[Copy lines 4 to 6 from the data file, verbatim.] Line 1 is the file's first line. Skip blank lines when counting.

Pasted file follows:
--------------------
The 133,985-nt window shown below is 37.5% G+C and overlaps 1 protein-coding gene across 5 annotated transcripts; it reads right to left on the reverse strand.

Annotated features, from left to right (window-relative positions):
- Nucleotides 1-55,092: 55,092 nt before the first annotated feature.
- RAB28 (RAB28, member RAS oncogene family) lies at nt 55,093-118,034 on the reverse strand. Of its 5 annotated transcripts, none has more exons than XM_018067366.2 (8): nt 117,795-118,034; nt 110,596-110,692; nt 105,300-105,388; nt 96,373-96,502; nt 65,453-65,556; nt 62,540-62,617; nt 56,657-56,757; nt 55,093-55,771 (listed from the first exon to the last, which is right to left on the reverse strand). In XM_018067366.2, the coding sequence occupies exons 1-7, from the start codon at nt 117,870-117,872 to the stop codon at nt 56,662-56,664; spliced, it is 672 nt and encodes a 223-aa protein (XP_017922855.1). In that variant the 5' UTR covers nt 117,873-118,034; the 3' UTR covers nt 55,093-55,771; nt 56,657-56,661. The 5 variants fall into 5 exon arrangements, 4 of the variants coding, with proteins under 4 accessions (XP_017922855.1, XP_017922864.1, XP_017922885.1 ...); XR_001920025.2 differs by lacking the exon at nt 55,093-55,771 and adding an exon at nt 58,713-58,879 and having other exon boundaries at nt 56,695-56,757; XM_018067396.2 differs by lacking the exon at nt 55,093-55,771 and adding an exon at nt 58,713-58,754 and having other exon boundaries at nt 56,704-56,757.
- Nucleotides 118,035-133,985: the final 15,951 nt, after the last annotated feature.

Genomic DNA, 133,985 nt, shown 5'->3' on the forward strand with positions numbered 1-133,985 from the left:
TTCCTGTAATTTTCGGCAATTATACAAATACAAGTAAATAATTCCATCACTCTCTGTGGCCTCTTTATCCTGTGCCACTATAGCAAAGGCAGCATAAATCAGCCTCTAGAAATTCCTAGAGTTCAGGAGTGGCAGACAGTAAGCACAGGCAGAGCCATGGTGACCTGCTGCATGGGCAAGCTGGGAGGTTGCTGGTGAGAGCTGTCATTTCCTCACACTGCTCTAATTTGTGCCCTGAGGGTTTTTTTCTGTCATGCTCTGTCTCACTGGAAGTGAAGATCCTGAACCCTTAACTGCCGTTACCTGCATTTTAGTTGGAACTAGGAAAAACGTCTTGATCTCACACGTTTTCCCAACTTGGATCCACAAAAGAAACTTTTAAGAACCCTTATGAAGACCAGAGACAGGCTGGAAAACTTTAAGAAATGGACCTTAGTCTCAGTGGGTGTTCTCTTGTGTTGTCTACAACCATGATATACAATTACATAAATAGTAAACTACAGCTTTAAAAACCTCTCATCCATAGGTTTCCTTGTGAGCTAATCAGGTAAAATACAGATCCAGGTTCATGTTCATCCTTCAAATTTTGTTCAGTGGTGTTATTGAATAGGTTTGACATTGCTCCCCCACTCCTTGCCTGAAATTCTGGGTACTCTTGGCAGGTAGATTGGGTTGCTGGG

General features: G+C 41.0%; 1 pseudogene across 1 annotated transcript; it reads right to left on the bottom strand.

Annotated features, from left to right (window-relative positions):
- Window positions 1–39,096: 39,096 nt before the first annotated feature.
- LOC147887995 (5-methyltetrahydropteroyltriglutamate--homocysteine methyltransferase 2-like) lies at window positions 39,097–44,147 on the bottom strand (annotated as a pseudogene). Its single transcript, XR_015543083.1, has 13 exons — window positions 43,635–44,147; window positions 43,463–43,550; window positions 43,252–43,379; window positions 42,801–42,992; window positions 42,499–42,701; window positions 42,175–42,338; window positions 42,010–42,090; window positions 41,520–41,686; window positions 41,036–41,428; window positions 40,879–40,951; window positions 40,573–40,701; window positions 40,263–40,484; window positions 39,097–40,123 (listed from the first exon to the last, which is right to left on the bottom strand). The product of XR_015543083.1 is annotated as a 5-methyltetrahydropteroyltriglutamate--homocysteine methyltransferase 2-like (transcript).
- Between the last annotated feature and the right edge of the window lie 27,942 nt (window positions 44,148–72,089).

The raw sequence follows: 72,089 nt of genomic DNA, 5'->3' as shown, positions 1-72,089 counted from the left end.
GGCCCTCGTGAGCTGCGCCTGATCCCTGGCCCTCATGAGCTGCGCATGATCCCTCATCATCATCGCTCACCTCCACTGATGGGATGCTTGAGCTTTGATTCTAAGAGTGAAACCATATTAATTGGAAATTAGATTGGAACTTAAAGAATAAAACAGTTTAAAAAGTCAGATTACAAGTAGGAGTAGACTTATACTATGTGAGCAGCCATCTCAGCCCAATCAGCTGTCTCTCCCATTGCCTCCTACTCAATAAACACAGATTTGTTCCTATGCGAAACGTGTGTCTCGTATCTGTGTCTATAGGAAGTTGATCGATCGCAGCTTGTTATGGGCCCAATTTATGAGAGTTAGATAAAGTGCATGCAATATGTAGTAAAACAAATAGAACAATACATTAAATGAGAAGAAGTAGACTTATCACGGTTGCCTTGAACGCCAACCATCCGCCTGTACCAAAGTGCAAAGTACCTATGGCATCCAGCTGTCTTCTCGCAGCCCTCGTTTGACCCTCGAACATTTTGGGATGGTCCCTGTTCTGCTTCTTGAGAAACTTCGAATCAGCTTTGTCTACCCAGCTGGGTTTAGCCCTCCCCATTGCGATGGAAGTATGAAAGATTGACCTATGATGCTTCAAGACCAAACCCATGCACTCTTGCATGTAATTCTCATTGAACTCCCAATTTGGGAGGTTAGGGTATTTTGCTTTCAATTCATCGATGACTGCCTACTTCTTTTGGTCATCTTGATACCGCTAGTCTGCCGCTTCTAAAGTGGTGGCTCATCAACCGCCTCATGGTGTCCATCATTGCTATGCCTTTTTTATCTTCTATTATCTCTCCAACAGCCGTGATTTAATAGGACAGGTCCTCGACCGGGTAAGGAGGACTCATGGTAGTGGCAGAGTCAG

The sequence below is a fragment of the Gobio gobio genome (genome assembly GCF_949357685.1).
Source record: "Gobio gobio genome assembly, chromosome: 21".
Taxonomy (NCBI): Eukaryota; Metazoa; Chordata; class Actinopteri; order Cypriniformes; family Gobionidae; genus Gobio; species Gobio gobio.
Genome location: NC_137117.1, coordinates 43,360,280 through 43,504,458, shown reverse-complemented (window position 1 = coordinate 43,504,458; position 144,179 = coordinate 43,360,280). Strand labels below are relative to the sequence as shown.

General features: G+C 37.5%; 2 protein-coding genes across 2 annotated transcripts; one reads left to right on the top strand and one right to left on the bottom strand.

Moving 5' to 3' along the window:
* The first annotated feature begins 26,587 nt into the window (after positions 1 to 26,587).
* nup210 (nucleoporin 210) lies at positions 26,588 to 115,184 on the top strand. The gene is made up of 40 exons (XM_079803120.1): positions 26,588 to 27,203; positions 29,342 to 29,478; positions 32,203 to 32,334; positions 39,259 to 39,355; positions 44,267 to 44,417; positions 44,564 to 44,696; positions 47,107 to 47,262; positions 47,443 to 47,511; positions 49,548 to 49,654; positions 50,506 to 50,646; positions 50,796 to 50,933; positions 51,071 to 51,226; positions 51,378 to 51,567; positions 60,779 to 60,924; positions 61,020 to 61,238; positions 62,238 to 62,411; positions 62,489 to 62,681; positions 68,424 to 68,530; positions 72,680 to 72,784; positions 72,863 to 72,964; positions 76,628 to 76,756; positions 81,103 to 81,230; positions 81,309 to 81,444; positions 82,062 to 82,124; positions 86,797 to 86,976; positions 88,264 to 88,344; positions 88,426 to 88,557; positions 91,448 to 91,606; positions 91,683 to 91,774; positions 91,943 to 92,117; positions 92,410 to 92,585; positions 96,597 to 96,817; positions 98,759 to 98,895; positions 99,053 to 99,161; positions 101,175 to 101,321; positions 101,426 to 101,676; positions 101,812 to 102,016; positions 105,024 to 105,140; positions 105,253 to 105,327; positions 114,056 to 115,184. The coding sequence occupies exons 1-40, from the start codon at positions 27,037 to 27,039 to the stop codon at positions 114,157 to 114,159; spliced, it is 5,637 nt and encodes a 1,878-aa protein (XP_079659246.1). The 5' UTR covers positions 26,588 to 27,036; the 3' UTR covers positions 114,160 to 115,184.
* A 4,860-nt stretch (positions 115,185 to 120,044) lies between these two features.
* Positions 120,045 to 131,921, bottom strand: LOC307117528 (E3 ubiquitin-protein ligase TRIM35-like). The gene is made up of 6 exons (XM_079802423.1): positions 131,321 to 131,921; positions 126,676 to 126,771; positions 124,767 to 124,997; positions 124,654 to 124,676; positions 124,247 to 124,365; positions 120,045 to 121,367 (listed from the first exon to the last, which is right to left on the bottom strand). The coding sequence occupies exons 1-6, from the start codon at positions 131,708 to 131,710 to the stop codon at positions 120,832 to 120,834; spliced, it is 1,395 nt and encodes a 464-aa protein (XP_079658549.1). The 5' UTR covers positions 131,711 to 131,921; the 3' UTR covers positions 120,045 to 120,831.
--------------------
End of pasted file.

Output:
- RAB28 (RAB28, member RAS oncogene family) lies at nt 55,093-118,034 on the reverse strand. Of its 5 annotated transcripts, none has more exons than XM_018067366.2 (8): nt 117,795-118,034; nt 110,596-110,692; nt 105,300-105,388; nt 96,373-96,502; nt 65,453-65,556; nt 62,540-62,617; nt 56,657-56,757; nt 55,093-55,771 (listed from the first exon to the last, which is right to left on the reverse strand). In XM_018067366.2, the coding sequence occupies exons 1-7, from the start codon at nt 117,870-117,872 to the stop codon at nt 56,662-56,664; spliced, it is 672 nt and encodes a 223-aa protein (XP_017922855.1). In that variant the 5' UTR covers nt 117,873-118,034; the 3' UTR covers nt 55,093-55,771; nt 56,657-56,661. The 5 variants fall into 5 exon arrangements, 4 of the variants coding, with proteins under 4 accessions (XP_017922855.1, XP_017922864.1, XP_017922885.1 ...); XR_001920025.2 differs by lacking the exon at nt 55,093-55,771 and adding an exon at nt 58,713-58,879 and having other exon boundaries at nt 56,695-56,757; XM_018067396.2 differs by lacking the exon at nt 55,093-55,771 and adding an exon at nt 58,713-58,754 and having other exon boundaries at nt 56,704-56,757.
- Nucleotides 118,035-133,985: the final 15,951 nt, after the last annotated feature.

Genomic DNA, 133,985 nt, shown 5'->3' on the forward strand with positions numbered 1-133,985 from the left: